Rapallo is not what it used to be. Valeria said there is now an Italian verb, "rapallizare," which means "to build up a once quaint and interesting place as a destination for swarms of tourists." We drove to Rapallo, got an eyeful of the tourists, then headed back to the area near Ruta. Valeria parked her cute little yellow toy car near the hamlet of San Rocco, and we started down stone-paved path toward the water. We saw this little shrine along the way.

This is the wall of a sort of snack bar, set in a little cave in the rock of the pathway. I noticed this inscription. As you see, it says "dai mûagetti." "Good Lord!" I said, "What language is that?" Valeria said, "Genovese!" (I haven't been able to figure out what that phrase means.) Genoa has a regional language! It's said to be a remnant of the language of the ancient tribe of the Ligures, who were here before the Romans. This is one great virtue Europe has: the localities are often very, very local. Like different countries.

Further down the path is the Romanesque church of San Nicolò di Capodimonte. Above, Valeria approaches it on the mountain path.

The main altar of San Niccoló. Here you see Saint Nicholas himself, in his pre-Thomas-Nast days. He already has his red robe trimmed in white, but hasn't lost his pointy bishop's hat.

View just to the left of the shot above this one. Mary's halo was the only light in the place that was turned on.

On one wall of the church, not shown, it said "Ave Maris Stella," hail star of the sea (Maris Stella being an epithet for Mary, from a Medieval hymn). For centuries this church served the fishermen who launched their frail wooden boats from the rocky shore just below us.



Though we were only about four miles from the congestion of Rapallo, this whole area was deserted. While we were in the church, no one else was anywhere in sight. Though the doors were unlocked, there wasn't even a priest or attendant anywhere about. Near the door of the church was a table with brochures and postcards, and a box to pay for whatever you took. (I now have a Saint Nicholas medal on my key ring.) I was amazed and touched that these people, total strangers, were trusting me not to rob them blind. I hope it stays this way too: just the way it should be.

Returning to Genoa, I briefly visited the Genoa Cathedral. Valeria waited outside. Cathedral? She'd seen cathedrals! As you can see, the facade is not Romanesque but snazzy new Gothic. The building was partially rebuilt and modernized when it was damaged by a fire caused by a fight between the Guelphs and the Ghibellines. Darn those Guelphs and Ghibellines!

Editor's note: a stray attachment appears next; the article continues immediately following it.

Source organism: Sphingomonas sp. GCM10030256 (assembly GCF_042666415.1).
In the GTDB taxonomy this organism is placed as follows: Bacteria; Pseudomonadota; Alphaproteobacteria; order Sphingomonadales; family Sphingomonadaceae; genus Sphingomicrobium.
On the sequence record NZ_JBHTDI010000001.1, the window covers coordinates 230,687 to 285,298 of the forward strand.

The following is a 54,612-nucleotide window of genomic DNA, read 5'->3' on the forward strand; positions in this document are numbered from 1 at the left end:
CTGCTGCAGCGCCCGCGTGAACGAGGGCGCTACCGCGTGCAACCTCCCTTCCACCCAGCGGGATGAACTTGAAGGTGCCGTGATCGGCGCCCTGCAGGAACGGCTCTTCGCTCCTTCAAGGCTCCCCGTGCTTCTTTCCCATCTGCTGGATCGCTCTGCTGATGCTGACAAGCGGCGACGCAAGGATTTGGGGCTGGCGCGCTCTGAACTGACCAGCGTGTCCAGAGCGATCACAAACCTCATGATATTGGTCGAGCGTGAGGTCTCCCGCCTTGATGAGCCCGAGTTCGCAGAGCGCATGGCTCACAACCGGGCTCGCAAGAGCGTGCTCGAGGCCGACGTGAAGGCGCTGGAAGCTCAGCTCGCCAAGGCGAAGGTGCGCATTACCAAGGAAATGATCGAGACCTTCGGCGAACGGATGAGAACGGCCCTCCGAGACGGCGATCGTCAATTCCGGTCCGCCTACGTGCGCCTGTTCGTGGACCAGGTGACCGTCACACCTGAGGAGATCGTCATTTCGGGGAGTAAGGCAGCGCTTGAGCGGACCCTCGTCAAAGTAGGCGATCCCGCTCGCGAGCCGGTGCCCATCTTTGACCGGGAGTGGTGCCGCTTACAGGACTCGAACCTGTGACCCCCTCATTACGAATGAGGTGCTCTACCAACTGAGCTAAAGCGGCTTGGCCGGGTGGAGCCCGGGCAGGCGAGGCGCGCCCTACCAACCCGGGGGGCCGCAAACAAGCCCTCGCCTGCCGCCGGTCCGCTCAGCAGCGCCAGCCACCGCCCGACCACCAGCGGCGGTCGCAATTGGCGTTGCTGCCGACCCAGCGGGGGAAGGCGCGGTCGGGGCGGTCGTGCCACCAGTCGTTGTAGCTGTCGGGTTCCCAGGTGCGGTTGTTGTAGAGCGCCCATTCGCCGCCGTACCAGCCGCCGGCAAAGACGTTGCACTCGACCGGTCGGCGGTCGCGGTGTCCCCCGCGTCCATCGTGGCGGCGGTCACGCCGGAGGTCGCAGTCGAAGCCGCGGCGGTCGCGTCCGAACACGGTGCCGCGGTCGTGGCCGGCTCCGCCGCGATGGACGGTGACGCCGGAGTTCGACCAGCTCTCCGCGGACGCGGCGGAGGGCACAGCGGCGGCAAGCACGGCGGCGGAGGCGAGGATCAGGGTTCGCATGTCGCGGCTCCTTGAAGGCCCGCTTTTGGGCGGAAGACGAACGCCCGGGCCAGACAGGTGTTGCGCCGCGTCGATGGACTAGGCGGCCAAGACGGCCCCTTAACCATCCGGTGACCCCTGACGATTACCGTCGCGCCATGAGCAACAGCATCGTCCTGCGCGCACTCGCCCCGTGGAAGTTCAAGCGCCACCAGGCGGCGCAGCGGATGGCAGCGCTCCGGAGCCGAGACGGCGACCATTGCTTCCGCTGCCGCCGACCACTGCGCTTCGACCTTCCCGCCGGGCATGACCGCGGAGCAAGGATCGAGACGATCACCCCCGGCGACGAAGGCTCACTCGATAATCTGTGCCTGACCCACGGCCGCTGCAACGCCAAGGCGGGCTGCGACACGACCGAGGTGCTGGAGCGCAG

So that was my visit to one of Nietzsche's favorite winter haunts. Hope you didn't mind the pictures too much!

Thanks Valeria! You're the best!

5 comments:

Craig D said...

Hey, thanks for the travelogue!

"Honey, get the slides while I set up screen for our guests..."

Robert W. Franson said...

Interesting photo-essay!

By the way, the sidebar's link to this has a few duplicated letters, an extra set of "http//", so it doesn't link without excision.

Lester Hunt said...

Robert, Thanks! I've repaired that problem.

Matt O. said...

I'm a former student of yours from your Nietzsche class a few years back and longtime reader of your blog. Your course helped inspire a similar trip when I traveled to Germany in the summer of 2005. I visited Nietzsche's birth house and grave site at Röcken and traveled to Naumburg to see the Nietzsche-Haus where he lived with his mother and aunts. Nietzsche and churches isn't such an odd combination after all Professor. As you know his father was a pastor at the village church in Röcken, and you might be surprised to hear that the birth house and church that was built in the 1400's are still standing! Though, I don't know how much longer. I recently heard a mining company wants to demolish much of Röcken. It was like a ghost town when I visited and there wasn't a human in sight. At the Naumburg Nietzsche-Haus they had several early editions of his works and copious amounts of Elisabeth Förster-Nietzsche pictures and books. Nietzsche posters for sale as well. In Nietzsche's own bedroom upstairs they did an interesting thing and dedicated an entire wall to all the women who were ever in his life - Pictures and blurbs about Wagner's wife, Salome, etc. I found this slightly ironic and interesting at the same time. Next time I go back I want to visit the Nietzsche-Archiv in Weimar in addition to these sights once again. Röcken is only a 40 minute ride by cab from the cultural hub of Leipzig and Naumburg is extremely close to Jena if you ever get a chance to visit those areas. Thanks for the course on Nietzsche during my undergrad days and for your blog as well. Always an enjoyable read.

Lester Hunt said...

Very interesting, Matt! I didn't know most of that stuff. Also, it's great to know my little course had an impact! I sure hope the Nietzsche birth house doesn't go under.